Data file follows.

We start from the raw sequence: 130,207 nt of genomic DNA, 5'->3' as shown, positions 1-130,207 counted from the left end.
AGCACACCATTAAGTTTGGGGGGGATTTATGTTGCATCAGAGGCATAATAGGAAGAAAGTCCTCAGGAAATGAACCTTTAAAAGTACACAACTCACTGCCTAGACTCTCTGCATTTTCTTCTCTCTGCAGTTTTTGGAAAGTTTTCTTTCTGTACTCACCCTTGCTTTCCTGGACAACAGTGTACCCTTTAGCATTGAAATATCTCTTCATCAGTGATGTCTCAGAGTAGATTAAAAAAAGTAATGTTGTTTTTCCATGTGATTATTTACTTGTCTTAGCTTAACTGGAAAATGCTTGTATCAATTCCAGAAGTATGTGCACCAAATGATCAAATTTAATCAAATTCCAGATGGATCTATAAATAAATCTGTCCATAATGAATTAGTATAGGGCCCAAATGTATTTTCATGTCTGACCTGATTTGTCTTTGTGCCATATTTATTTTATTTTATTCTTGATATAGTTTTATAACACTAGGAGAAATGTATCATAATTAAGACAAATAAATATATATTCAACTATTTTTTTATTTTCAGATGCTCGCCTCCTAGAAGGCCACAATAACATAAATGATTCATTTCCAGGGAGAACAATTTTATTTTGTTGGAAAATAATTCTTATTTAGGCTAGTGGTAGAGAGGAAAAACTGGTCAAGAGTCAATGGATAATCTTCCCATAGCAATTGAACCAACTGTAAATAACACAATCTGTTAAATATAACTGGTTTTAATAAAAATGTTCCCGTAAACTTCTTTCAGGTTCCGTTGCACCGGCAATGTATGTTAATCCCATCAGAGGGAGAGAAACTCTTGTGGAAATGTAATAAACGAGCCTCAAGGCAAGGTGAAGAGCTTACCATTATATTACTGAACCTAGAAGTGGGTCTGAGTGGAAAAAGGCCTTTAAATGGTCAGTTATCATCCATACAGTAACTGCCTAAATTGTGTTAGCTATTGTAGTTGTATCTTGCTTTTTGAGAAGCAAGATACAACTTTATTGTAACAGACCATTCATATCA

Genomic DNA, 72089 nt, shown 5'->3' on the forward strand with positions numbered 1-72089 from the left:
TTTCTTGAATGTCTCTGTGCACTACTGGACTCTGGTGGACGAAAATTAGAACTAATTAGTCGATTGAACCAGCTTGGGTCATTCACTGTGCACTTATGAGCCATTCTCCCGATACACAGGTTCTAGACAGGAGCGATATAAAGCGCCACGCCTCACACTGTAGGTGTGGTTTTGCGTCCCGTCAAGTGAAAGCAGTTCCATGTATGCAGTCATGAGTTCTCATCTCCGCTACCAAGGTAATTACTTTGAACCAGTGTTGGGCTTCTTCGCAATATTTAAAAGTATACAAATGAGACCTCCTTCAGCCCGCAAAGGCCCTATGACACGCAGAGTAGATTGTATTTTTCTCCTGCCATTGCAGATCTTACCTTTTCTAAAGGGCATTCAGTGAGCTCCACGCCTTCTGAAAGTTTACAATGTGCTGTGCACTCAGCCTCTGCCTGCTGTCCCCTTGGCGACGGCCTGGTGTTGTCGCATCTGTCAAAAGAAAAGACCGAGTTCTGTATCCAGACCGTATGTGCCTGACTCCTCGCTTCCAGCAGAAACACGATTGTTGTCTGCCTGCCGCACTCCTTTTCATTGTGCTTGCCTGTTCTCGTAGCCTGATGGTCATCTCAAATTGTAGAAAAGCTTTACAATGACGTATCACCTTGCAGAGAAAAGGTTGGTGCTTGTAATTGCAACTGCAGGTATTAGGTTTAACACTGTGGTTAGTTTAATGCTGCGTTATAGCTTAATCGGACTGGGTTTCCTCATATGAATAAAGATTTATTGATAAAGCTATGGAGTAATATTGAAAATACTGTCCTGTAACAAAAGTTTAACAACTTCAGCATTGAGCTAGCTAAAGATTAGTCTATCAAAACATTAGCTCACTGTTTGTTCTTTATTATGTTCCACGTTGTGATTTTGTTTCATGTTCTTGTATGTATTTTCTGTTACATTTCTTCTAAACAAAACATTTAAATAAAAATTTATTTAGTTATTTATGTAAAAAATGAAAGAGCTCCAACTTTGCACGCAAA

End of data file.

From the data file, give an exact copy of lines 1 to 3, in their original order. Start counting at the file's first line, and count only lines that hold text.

We start from the raw sequence: 130,207 nt of genomic DNA, 5'->3' as shown, positions 1-130,207 counted from the left end.
AGCACACCATTAAGTTTGGGGGGGATTTATGTTGCATCAGAGGCATAATAGGAAGAAAGTCCTCAGGAAATGAACCTTTAAAAGTACACAACTCACTGCCTAGACTCTCTGCATTTTCTTCTCTCTGCAGTTTTTGGAAAGTTTTCTTTCTGTACTCACCCTTGCTTTCCTGGACAACAGTGTACCCTTTAGCATTGAAATATCTCTTCATCAGTGATGTCTCAGAGTAGATTAAAAAAAGTAATGTTGTTTTTCCATGTGATTATTTACTTGTCTTAGCTTAACTGGAAAATGCTTGTATCAATTCCAGAAGTATGTGCACCAAATGATCAAATTTAATCAAATTCCAGATGGATCTATAAATAAATCTGTCCATAATGAATTAGTATAGGGCCCAAATGTATTTTCATGTCTGACCTGATTTGTCTTTGTGCCATATTTATTTTATTTTATTCTTGATATAGTTTTATAACACTAGGAGAAATGTATCATAATTAAGACAAATAAATATATATTCAACTATTTTTTTATTTTCAGATGCTCGCCTCCTAGAAGGCCACAATAACATAAATGATTCATTTCCAGGGAGAACAATTTTATTTTGTTGGAAAATAATTCTTATTTAGGCTAGTGGTAGAGAGGAAAAACTGGTCAAGAGTCAATGGATAATCTTCCCATAGCAATTGAACCAACTGTAAATAACACAATCTGTTAAATATAACTGGTTTTAATAAAAATGTTCCCGTAAACTTCTTTCAGGTTCCGTTGCACCGGCAATGTATGTTAATCCCATCAGAGGGAGAGAAACTCTTGTGGAAATGTAATAAACGAGCCTCAAGGCAAGGTGAAGAGCTTACCATTATATTACTGAACCTAGAAGTGGGTCTGAGTGGAAAAAGGCCTTTAAATGGTCAGTTATCATCCATACAGTAACTGCCTAAATTGTGTTAGCTATTGTAGTTGTATCTTGCTTTTTGAGAAGCAAGATACAACTTTATTGTAACAGACCATTCATATCA

Genomic DNA, 72089 nt, shown 5'->3' on the forward strand with positions numbered 1-72089 from the left: